No 10 hits out after Gibraltar called British 'colony' in EU document on visa-free post-Brexit travel

  • Video report by ITV News Political Correspondent Libby Wiener

Downing Street has clashed with Brussels over its description of Gibraltar as a “colony”.

The row was ignited after the European Council referred to the rock as an area occupied by Britain in a document setting out plans for Brits to have visa-free travel to the EU after Brexit.

The document references the “controversy between Spain and the UK,” over the sovereignty of the territory.

But the prime minister’s official spokesman said: “It is completely unacceptable to describe Gibraltar in this way.

“Gibraltar is a full part of the UK family. This will not change due to our exit from the EU.”

A spokesperson for Number 10 hits back at the document. Credit: PA

What have Gibraltar's leaders said about the document?

Gibraltar’s Chief Minister, Fabian Picardo, accused Madrid of trying to “bully” the British Overseas Territory by demanding the contentious description in the draft document.

Mr Picardo said: “No one will be surprised to hear the Spanish government making provocative statements in respect of Gibraltar.

“The 32,000 people of Gibraltar are used to the constant attempts by successive Spanish governments to bully us in every possible way.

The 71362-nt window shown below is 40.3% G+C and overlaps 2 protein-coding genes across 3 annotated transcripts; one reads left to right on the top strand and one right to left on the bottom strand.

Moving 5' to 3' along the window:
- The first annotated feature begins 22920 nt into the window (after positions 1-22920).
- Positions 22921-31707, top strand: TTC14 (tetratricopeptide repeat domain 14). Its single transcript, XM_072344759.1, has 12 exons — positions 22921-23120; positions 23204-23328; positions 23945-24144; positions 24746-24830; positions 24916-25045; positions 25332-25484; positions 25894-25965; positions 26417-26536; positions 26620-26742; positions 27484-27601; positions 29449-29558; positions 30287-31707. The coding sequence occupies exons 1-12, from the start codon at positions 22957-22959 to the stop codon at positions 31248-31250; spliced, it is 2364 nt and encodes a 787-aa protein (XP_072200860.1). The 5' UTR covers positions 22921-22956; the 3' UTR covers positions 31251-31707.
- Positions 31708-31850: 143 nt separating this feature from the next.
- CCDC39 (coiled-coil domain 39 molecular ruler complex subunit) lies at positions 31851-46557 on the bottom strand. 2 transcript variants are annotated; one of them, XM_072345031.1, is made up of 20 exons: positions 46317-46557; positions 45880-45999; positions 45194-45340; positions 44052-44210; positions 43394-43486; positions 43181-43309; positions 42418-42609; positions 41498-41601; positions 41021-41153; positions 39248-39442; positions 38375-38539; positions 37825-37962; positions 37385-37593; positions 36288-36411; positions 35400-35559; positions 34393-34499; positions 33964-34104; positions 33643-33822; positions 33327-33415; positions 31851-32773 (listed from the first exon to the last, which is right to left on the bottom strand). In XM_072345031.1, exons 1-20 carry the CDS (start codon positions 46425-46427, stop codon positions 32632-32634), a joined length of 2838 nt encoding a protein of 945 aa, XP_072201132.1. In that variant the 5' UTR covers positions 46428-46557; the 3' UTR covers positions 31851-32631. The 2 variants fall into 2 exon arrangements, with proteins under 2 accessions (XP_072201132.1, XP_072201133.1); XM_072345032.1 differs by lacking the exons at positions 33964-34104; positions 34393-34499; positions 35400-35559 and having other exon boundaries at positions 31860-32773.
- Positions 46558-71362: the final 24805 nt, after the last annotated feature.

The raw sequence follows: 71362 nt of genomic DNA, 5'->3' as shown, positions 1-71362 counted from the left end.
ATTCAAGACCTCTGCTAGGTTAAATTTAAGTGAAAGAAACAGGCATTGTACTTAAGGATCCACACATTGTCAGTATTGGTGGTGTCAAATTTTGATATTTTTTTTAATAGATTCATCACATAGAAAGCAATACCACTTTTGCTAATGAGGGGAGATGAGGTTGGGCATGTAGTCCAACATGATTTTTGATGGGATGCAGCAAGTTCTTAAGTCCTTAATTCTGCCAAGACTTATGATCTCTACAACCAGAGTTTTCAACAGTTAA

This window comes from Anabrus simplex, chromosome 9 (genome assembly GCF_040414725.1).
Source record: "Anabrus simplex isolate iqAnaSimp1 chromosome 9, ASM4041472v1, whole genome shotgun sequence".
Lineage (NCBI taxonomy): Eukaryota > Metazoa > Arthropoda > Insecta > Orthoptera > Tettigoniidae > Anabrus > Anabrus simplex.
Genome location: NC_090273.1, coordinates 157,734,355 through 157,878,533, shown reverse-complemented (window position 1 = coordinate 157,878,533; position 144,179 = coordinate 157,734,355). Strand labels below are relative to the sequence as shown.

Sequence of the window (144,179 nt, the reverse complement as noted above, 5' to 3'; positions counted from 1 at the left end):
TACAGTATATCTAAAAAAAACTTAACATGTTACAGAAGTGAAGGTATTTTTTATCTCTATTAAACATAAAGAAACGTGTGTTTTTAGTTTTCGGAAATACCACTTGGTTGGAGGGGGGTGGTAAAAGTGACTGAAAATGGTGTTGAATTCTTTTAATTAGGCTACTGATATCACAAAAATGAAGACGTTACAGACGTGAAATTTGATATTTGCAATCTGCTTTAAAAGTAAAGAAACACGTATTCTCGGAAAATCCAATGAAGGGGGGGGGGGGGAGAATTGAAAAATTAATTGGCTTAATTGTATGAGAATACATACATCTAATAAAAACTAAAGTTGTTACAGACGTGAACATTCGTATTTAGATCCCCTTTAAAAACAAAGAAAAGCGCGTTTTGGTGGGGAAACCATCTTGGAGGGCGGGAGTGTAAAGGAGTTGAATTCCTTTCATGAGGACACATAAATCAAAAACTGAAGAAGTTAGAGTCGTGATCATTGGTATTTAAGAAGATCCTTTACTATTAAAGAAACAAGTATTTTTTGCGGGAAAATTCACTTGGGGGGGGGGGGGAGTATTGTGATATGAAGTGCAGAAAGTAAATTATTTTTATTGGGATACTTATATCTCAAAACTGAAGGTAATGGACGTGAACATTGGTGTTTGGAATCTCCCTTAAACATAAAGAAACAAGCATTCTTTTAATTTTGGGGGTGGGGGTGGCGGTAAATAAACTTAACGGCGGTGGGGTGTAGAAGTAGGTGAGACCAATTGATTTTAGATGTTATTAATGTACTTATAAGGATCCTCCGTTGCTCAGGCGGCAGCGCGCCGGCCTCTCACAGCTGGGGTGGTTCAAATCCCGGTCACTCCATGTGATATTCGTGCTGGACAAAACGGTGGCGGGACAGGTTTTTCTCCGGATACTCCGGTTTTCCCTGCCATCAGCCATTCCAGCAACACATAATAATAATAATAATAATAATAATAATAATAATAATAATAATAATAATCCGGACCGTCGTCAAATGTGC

“This is no different to the sort of abuse we have had from former Spanish administrations.”

Gibraltar has been British since the 1700s. Credit: PA

What problems has the disagreement over ownership of Gibraltar caused?

The ongoing row has been a subject of disagreement between the UK government and Madrid for decades.

Most recently, a row with Spanish Prime Minister Pedro Sanchez over Gibraltar almost derailed efforts to agree the Brexit Withdrawal Agreement between Theresa May and the EU in November.

The diplomatic spat which threatened to derail the Brexit process was resolved after a clarification about the legal position and emergency talks involving Mr Sanchez, European Council president Donald Tusk and European Commission president Jean-Claude Juncker.